NFL Draft Day Is Here … in Movie Form, at Least

April 14th, 2014 by Jim Chesko | Filed under 94WIP, Football, General, NFL, TalkSportsPhilly.


If you’re a hardcore fan of the National Football League, there is perhaps no more-anticipated out-of-season day than Day One of the draft. Who will go No. 1?  How many trades will be made? (Will the Eagles take a wide receiver with their Round One pick?)

Well, we’ll have to wait until May 8 for those answers in the real world, but in the meantime we have the new movie “Draft Day,” directed by Ivan Reitman (“Ghostbusters,” “Meatballs,” “Stripes,” “Dave”),  about a pro football executive in crisis mode on the big day.  That executive is Sonny Weaver Jr., fictional general manager of the long-suffering Cleveland Browns, son of Browns recently deceased former coach Sonny Weaver Sr., whom – it turns out – Junior had fired. Yes, he fired his father!

The Browns GM is played by Kevin Costner, who – with this football flick – checks off another sport in his filmography, which already included baseball (“Bull Durham,” “Field of Dreams,” “For Love of the Game”), bike racing (“American Flyers”), golf (“Tin Cup”) and, of course, dancing with wolves!   

Draft Day movie stillThe “Draft Day” story in a nutshell: The Browns are slotted seventh in the 2014 draft, but on the morning of May 8, Sonny Jr. agrees to a questionable trade with the Seattle Seahawks that gets Cleveland the No. 1. overall pick. (Yes, in the film, the Seahawks originally owned the No. 1 pick.  The movie was filmed last spring and summer, so producers were probably a bit disappointed to watch the real-life Seahawks have a tremendous season, culminating with a Super Bowl win, and in reality not getting to make a selection – barring a trade – until the 32nd and final pick of Round One.)

Anyway, pretty much the entire movie takes place on May 8, with Sonny trying to decide whether to re-trade the top pick, or use it to take highly touted quarterback Bo Callahan (Sonny has some doubts about Bo), running back Bo Jennings (played well by Houston Texans running back Arian Foster), or take linebacker Vontae Mack (“42” star Chadwick Boseman), whom he probably could have had simply by staying put at No. 7. The team’s owner (Frank Langella) is breathing down Sonny’s neck, pushing for the splashy pick of Bo Callahan, while the Jon Gruden-ish head coach, played superbly by Denis Leary, is battling him at every turn.  The GM and the coach don’t get along very well at all.

One other plot point: Sonny’s salary-cap expert and secret girlfriend, played by Jennifer Garner, has just told him that she’s pregnant. Ah, the drama!

I won’t spoil it by telling you how it all turns out – you could probably figure a lot of that out on your own already – but I will tell you that, despite some obvious flaws, “Draft Day” is reasonably entertaining. One of the real highlights: Leary as Coach Vince Penn, complete with a Grudenesque snarl.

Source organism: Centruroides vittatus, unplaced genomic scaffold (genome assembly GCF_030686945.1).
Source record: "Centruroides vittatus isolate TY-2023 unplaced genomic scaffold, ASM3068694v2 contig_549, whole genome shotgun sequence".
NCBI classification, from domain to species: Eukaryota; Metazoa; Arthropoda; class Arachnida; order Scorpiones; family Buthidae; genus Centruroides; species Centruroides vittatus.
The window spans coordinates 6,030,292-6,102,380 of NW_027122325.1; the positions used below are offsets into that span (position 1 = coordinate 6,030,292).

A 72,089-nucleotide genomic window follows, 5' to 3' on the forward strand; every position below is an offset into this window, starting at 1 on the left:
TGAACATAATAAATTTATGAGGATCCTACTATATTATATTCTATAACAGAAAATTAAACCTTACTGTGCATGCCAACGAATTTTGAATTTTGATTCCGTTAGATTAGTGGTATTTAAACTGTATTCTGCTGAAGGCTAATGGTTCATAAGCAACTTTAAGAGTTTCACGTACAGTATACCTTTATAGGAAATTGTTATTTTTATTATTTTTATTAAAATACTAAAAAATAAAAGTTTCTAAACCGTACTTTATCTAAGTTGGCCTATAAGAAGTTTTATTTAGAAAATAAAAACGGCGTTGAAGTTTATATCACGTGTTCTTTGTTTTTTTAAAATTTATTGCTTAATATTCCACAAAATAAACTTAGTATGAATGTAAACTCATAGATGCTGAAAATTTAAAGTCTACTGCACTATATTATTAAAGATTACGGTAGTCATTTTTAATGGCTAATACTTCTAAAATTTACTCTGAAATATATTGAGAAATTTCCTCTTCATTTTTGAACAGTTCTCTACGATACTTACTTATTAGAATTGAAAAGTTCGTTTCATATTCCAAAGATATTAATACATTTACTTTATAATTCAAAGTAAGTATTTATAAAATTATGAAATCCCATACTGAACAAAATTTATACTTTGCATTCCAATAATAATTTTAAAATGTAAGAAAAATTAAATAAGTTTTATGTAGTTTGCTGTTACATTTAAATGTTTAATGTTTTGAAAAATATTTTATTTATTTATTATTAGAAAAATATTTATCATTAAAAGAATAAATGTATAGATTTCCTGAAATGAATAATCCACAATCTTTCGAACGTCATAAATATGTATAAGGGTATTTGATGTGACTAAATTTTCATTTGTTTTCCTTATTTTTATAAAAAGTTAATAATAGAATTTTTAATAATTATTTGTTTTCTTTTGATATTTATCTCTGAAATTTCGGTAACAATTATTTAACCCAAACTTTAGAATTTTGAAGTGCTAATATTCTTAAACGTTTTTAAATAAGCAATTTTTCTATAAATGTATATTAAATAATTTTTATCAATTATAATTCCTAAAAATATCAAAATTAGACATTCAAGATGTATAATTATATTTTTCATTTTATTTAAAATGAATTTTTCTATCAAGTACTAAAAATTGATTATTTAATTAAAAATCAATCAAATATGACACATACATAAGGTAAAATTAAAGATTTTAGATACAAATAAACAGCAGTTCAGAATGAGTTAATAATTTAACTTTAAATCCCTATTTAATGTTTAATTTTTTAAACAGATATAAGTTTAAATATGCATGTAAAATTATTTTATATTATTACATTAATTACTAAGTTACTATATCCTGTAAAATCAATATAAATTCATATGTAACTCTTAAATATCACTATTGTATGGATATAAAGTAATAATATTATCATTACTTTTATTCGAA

Kudos to Reitman’s editors for using an interesting method of displaying telephone conversations so important to this screenplay. Rather than using a typical split screen between parties, the editing allows one image to superimpose on another. The effect creates interesting movement and visual cues, like Sonny literally shouldering his way into a deal, or being breezed past by another GM who’s hundreds of miles away. Good stuff.

Also on the positive side, the script is decent (though probably a bit unrealistic in several cases), Radio City Music Hall looked pretty much like it does on the real draft day (in fact, some scenes were filmed there last spring), the acting is fine and there are some good cameos – NFL Commissioner Roger Goodell, Browns legend Jim Brown, former Ravens star Ray Lewis and a slew of ESPN and NFL Network anchors and commentators including Gruden himself, Chris Berman, Mel Kiper, Mike Mayock, Deion Sanders and Rich Eisen.

On the downside, there’s no mention of our Philadelphia Eagles (although Terry Crews, who played part of 1996 with the Birds and is now a pretty good actor – “Everybody Hates Chris,” “Brooklyn Nine-Nine” – has a supporting role), there’s not a lot of depth to the characters and you’ll probably say at several points “That just wouldn’t really happen!”  Hey, it’s just a movie, gang. Relax!

“Draft Day” isn’t going to join “Raging Bull,” “Hoosiers” and “Bull Durham” on the list of cinema’s all-time greatest sports movies. It’s not a game-winning touchdown pass, but it’s definitely worth a look. Like “Moneyball,” this one probably has a little too much “insider” stuff for the casual football fan. But if you’re someone who lives and breathes football year round, you’ll find lots to enjoy about “Draft Day.”  The Chesko grade for this one: B-

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